I have also tried the Asus H97 board but when using to dual boot there is something wrong with the latest BIOS that causes it to replicate boot devices every time you enter the BIOS. It does this until the boot device table fills up and the board will no longer boot at all. So… Avoid the H97 board if trying to do anything sophisticated.

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        Do you happen to have any numbers that you could post of each drive in the M.2 slot and each drive in the PCIe slot?

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        I’ve not done those specific comparisons but I could run a test of the 265GB AHCI in the M.2 slot and the 512GB NVMe in the PCIe slot and post tomorrow, if that would help. One of the problems with having the M.2 onto bottom of the board is that you have to disassemble the system to get at the SSD. In my case I have all of this stuffed into a HD-Plex HS.1. Wonderfully small but tricky to open and close.

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        That would probably help. I could compare that to the numbers in the article and yours above to get a close guess on whether the NVMe is worth waiting/hunting for or just go ahead with the AHCI.

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        Christopher Caruk

        Either way. you will not regret getting one of the 951s. They are by far the fastest SSDs I’ve every used (normal I buy the 850 pros). If it helps… I think that, once the new i76900 and Z170 boards are available I’ll go with a pair of the 512GB NVMe 951s… one on PCIe and the other on the M.2 slot. The new M.2 slots is supposed to be 4x so if the performance is similar I may even try RAIDing them.

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        AHCI will suffice and give you performance you seek, however, consider the makeup of the machine. As Only NVMe is the only true animal built for SSDs, using AHCI is somewhat like putting a Ford engine into a Chevrolet. It may work perfectly and without issue for the long term, however, one simply. Ant beat the native build.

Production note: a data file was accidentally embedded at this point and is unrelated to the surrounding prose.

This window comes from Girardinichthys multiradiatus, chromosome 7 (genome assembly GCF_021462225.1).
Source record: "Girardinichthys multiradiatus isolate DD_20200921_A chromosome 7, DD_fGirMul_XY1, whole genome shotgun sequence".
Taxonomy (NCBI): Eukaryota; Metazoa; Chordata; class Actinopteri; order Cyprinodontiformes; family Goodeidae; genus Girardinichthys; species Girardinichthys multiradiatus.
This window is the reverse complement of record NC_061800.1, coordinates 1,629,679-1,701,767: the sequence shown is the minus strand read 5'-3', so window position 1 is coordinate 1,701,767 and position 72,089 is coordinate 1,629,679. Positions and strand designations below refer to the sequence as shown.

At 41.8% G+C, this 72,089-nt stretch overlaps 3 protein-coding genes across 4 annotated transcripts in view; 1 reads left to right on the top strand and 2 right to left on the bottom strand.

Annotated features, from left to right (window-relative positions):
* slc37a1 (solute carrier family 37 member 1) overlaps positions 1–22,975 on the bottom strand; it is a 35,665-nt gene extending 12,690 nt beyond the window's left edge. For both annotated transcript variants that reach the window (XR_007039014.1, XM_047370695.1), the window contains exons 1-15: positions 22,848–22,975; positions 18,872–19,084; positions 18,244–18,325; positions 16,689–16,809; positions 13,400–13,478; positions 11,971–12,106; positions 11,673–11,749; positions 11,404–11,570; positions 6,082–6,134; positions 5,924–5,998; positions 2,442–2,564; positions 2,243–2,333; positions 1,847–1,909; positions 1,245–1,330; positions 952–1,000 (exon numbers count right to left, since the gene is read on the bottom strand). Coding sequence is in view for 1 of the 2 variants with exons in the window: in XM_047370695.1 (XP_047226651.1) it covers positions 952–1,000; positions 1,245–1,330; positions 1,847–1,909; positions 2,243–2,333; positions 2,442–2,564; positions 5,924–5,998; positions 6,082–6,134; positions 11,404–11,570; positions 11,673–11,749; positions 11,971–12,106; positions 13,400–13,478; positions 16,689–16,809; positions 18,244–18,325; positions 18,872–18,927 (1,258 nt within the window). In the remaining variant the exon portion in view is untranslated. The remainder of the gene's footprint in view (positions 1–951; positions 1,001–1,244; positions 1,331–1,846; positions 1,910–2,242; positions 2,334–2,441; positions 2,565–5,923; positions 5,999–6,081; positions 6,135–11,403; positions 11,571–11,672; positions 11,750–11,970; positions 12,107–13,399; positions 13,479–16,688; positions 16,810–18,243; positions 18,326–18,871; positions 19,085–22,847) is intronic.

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        I am planning to get the Asus Z97I-PLUS and wondering what should i buy, the Samsung SM951 256GB M.2 PCIe NVMe or the Samsung M.2 (2280) 850 EVO 500GB SATA SSD to plug it in the back of the borad m.2 slot and to install windows on this ssd.

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    Does anyone have any recommendations for a PCIe card to run one of these Samsung drives? I’d love to stick one in my Dell r610 server to run an application server… non business critical so redundancy isn’t needed…
    Bplus M2P4S ? any other recommendation?

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    I got a Gigabyte GA-Z97-UD5H-BK Just learned about this… whats your recomendation for my board… nvme or ahci .. i read somewhere that it does boot to this drive with a little work…

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    Hello everyone, I am building a new skylake pc and the motherboard I bought supports nvme (z170 deluxe). I have my eyes on this small disk but I have also seen the temperature readings during the tests.

    I am planning to buy one as soon as it is available and stick small heatsinks on the memory chips (there are a lot of options on ebay).

    Can the reviewer give some information about the dimensions of the disk and some approximation for the chips (20mm? 14mm?)

    thanks in advance!

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    I am planning to get the Asus Z97I-PLUS and wondering what should i buy, the Samsung SM951 256GB M.2 PCIe NVMe or the Samsung M.2 (2280) 850 EVO 500GB SATA SSD to plug it in the back of the borad m.2 slot and to install windows on this ssd.

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      If you buy the Z97I-PLUS don’t plan on getting the full read/write speeds the SM951 is capable of because the M.2 slot located on the bottom of the board only supports PCIe 3.0 x2. I have the board currently and have checked the specs and other forums. You will still get good speeds around 700 or so. The M.2 EVO gets around 550 so speedwise you would want the SM951 and then upgrade your board later down the road. (There aren’t many ITX boards that support the PCIe 3.0 x4). If you want more storage with decent speeds go for the EVO.

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    Does anyone know when the NVME version will be available to purchase online? thanks

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    How do I get the MZHPV to boot on a desktop with an adapter? I shows up in Disk Management as Disk 0 with an OS on it that I cloned from another drive. But it won’t boot. The BIOS doesn’t see it at all. Help.

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    Where can I buy compatible USB 3.0 case for this drive so I can use it as external drive?

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      Help! I am looking for the same… Now that my XPS has crashed dead, I am looking to read this SSD hard drive externally, but I can’t find any USB cable that’s compatible with this particular M.2 2280 form factor. Anyone knows what manufacturer has finally started selling USB adaptors or enclosures that are compatible with this set of pins?

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    When they will have the M.2 NVMe format 2260 for Laptos and some motherboard ITX?

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    What I mean is that there is no NVnvme 2260 format, which is used by some ITX motherboards and laptops. The 2260 size format does not yet exist on the market